The stadium is the third stadium in St. Louis to carry the name Busch Stadium. Sportsman's Park was renamed Busch Stadium in 1953, after team owner Gussie Busch. The first Busch closed in 1966, and both the baseball Cardinals, and the NFL's St. Louis Cardinals moved to a new multi-purpose stadium, named Busch Memorial Stadium.



File:Old Busch Destroyed.jpg

In 1995, St. Louis Cardinals team ownership began to lobby for a new ballpark in downtown St. Louis, but the team was unable to acquire funding for the project for several years. In June 2001, the Missouri state government signed a contract with the team, proposing a ballpark in downtown St. Louis, but a subsequent funding bill was struck down in May 2002, leaving the saga open.[5][6] Team owners sought a location near Madison, Illinois, adjacent to Gateway International Raceway, until the city of St. Louis drafted a financing plan for the team to construct the new stadium in downtown St. Louis.[7] The stadium was financed through private bonds, bank loans, a long-term loan from St. Louis County, and money from the team owners. The development, including the Ballpark Village will cost approximately $665 million with the stadium alone costing $365 million.[2]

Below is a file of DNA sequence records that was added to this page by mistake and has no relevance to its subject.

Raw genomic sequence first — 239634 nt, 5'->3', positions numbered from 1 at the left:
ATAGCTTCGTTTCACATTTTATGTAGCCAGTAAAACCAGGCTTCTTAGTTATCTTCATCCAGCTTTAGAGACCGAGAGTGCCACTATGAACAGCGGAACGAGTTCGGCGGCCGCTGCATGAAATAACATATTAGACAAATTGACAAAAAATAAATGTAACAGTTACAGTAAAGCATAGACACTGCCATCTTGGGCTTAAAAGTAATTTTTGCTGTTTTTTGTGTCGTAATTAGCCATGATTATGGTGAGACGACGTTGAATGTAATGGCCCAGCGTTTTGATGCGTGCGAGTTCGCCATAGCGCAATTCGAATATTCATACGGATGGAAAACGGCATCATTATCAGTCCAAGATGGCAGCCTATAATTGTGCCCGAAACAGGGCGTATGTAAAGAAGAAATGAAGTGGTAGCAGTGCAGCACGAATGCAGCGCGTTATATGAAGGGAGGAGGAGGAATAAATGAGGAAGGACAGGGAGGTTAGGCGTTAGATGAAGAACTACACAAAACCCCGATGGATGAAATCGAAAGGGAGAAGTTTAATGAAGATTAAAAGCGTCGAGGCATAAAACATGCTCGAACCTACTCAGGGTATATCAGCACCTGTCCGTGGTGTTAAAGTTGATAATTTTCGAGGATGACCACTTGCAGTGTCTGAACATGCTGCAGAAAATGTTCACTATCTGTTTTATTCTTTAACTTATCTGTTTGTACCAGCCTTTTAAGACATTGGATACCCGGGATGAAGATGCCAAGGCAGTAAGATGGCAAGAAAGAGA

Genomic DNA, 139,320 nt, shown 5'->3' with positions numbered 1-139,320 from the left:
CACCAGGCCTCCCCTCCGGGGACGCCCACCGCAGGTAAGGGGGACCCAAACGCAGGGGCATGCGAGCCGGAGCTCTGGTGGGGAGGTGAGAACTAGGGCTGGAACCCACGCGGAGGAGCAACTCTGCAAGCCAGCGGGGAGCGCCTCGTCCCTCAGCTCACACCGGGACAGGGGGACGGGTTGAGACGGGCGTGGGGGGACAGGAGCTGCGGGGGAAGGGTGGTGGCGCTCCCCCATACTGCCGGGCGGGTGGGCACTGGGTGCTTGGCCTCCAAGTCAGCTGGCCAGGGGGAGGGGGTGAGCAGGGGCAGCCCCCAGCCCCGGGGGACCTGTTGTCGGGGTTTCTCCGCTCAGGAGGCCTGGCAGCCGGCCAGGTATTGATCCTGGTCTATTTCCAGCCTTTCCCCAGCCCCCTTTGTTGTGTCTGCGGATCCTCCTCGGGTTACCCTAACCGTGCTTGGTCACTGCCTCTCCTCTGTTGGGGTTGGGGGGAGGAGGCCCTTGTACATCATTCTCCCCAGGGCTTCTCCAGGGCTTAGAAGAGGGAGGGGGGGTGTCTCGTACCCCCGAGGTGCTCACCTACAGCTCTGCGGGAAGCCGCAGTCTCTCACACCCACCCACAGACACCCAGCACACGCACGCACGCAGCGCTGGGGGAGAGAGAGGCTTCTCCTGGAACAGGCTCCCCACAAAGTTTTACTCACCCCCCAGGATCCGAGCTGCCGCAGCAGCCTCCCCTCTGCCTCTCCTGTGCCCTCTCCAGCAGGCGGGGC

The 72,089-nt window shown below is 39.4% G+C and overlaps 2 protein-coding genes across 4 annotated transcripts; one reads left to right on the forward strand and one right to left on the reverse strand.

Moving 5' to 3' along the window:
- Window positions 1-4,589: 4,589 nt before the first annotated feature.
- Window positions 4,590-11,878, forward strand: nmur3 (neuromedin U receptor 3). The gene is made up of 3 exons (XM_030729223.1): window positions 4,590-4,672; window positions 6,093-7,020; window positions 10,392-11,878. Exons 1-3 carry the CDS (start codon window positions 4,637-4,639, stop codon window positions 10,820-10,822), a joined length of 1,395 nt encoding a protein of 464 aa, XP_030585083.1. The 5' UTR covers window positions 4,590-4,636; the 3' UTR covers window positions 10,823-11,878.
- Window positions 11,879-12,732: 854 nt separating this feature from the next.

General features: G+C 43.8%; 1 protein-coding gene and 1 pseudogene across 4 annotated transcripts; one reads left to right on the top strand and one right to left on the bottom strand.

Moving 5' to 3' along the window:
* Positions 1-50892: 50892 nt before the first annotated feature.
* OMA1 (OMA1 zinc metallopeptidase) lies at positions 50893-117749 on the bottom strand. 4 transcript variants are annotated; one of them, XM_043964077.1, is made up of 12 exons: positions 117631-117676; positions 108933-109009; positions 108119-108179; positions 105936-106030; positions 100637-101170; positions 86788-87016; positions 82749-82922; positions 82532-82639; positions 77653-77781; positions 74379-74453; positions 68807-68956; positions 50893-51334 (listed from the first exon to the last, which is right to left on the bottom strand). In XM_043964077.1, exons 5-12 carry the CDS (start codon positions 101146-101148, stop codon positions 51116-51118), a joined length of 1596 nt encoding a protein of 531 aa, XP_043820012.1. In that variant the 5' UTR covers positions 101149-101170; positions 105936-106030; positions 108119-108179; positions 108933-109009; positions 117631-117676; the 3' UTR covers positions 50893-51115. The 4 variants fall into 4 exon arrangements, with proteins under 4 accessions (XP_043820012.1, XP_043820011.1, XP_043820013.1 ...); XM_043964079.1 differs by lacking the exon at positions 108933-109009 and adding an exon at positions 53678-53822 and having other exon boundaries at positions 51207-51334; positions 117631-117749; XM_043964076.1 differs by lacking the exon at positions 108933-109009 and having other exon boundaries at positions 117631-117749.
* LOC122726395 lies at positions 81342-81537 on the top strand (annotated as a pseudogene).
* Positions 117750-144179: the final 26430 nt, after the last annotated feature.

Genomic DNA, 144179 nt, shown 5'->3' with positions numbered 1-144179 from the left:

Construction and openingEdit


New Busch Stadium was designed by Populous (then known as HOK Sport) and built by Hunt Construction with an estimated cost of $344.8 million, which proved too low by $20.2 mil. to its final cost of $365 mil.[2] HOK's senior project designer for Busch Stadium was Jim Chibnall, who was also the lead designer of Jacobs Field in Cleveland, Heinz Field in Pittsburgh, Sydney Olympic Stadium and other notable stadiums throughout the world.[8]